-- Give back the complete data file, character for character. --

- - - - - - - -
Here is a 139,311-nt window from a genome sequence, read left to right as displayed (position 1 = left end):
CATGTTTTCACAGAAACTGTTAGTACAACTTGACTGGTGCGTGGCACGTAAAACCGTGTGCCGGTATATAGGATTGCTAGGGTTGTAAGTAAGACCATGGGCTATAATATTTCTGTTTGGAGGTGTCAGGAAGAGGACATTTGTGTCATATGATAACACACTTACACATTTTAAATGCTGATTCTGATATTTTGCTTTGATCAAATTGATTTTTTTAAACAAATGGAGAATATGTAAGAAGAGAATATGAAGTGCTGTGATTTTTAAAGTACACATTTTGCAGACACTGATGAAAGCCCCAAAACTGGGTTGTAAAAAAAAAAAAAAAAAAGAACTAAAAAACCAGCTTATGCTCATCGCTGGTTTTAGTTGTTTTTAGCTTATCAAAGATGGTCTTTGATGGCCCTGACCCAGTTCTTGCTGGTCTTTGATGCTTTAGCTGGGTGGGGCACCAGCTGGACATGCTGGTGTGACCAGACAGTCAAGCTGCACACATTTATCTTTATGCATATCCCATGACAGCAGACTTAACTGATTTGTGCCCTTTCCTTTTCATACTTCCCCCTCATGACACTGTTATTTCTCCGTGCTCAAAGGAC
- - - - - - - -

Here is a 139,311-nt window from a genome sequence, read left to right as displayed (position 1 = left end):
CATGTTTTCACAGAAACTGTTAGTACAACTTGACTGGTGCGTGGCACGTAAAACCGTGTGCCGGTATATAGGATTGCTAGGGTTGTAAGTAAGACCATGGGCTATAATATTTCTGTTTGGAGGTGTCAGGAAGAGGACATTTGTGTCATATGATAACACACTTACACATTTTAAATGCTGATTCTGATATTTTGCTTTGATCAAATTGATTTTTTTAAACAAATGGAGAATATGTAAGAAGAGAATATGAAGTGCTGTGATTTTTAAAGTACACATTTTGCAGACACTGATGAAAGCCCCAAAACTGGGTTGTAAAAAAAAAAAAAAAAAAGAACTAAAAAACCAGCTTATGCTCATCGCTGGTTTTAGTTGTTTTTAGCTTATCAAAGATGGTCTTTGATGGCCCTGACCCAGTTCTTGCTGGTCTTTGATGCTTTAGCTGGGTGGGGCACCAGCTGGACATGCTGGTGTGACCAGACAGTCAAGCTGCACACATTTATCTTTATGCATATCCCATGACAGCAGACTTAACTGATTTGTGCCCTTTCCTTTTCATACTTCCCCCTCATGACACTGTTATTTCTCCGTGCTCAAAGGAC